His grandfather Federico used to recount with barely concealed pride how, when visiting Madrid, his nephew loved to accompany him to the Prado to copy the Old Masters, particularly Velázquez, and that at the age of seven he had already painted a picture.
For a time he frequented the studio of Benjamin Constant, but his penchant for experimentation led him to turn his interests elsewhere. After having attended the spectacular Ballo Excelsior at the new Théâtre de l’Éden in Paris with Giovanni Boldini, he decided to devote himself to the study of physics and optics. These studies were used to the full when, on adhering to the Wagnerian notion of Gesamtkunstwerk, Mariano developed and patented an innovative and revolutionary theatrical lighting system called Cupola Fortuny.
In 1889 his mother decided to move the family to Venice, which Mariano chose as his city of adoption.
The young cultured and gifted Spaniard endowed with a lively ingenuity soon became part of the most engaged cultural circles of the city. Palazzo Martinengo, the family residence, became a meeting place for artists, writers, poets and composers, including Josep Mariá Sert, Ignacio Zuloaga, Henri de Régnier, Paul Moran, Marcel Proust, Reynaldo Hahn, Isaac Albéniz, Angelo Conti, Mario de Maria and Ugo Ojetti. However, Fortuny’s many interests did not distract him from the practice of painting.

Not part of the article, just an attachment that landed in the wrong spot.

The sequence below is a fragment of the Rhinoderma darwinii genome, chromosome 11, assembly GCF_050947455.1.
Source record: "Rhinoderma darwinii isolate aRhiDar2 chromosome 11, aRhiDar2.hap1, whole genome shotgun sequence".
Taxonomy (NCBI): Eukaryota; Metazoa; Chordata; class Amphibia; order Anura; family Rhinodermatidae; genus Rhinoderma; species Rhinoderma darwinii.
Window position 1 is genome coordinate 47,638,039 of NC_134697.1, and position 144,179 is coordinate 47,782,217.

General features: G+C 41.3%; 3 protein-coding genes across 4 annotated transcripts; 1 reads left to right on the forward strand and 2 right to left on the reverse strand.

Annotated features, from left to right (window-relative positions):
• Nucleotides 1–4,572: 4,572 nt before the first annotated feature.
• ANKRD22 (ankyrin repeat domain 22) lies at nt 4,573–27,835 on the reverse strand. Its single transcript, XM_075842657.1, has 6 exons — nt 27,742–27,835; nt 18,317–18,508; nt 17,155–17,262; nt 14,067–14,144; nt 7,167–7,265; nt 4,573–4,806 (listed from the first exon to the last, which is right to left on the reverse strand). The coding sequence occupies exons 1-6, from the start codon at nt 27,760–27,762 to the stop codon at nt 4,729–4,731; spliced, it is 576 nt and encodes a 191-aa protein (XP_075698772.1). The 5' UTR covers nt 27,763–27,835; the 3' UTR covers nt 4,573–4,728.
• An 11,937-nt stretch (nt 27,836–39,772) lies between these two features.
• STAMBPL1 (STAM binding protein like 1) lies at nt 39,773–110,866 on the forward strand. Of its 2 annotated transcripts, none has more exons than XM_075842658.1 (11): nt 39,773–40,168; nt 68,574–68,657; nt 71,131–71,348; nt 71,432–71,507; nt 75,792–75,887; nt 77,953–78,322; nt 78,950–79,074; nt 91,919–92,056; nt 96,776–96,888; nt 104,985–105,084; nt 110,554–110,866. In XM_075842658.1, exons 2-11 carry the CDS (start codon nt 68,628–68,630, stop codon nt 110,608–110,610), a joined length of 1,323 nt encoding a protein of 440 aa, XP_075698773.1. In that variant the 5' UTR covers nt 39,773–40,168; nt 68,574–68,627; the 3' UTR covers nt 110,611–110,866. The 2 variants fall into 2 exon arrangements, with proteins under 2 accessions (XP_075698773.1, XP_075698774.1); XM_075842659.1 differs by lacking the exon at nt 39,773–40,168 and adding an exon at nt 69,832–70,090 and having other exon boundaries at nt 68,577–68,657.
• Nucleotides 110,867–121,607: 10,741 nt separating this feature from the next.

As sober and reserved as his father, Mariano dedicated himself to the search for an ideal of unchanging beauty over time, which has its roots in the fragments of ancient cultures.
The strong desire for experimentation led Mariano to try his hand at various fields of application. Combining art, science and technology, he worked in theatre and lighting, design and interior decoration, fashion and printing textiles, photography and engraving.
In 1902 he met Henriette Nigrin, his lifetime partner, muse and talented collaborator with whom, at Palazzo Pesaro degli Orfei, he launched the innovative workshop printing on silk and velvet, whose production would make the Fortuny Venise brand famous throughout the world.
For the versatile creator there were no differences between major arts and minor arts; all contribute to the achievement of an ideal of beauty: “Whether it be the wing of a mosquito or a huge mountain, in no way could one be more important than the other”, he wrote in 1896.
Mariano preferred to immerse himself in his studies than to worldly matters, or to painting within the protective shadows of his palazzo, on which he impressed his brilliant imprint, transforming it into a powerful and labyrinthine scenic machine in which light dictates the rhythms of the eye. Every single space, every single object, had a very specific role in a skilled and bewitching game in which the double mirror of truth and fiction, life and representation are closely intertwined.
The text is an excerpt from the exhibition catalogue of I Fortuny. Una storia di famiglia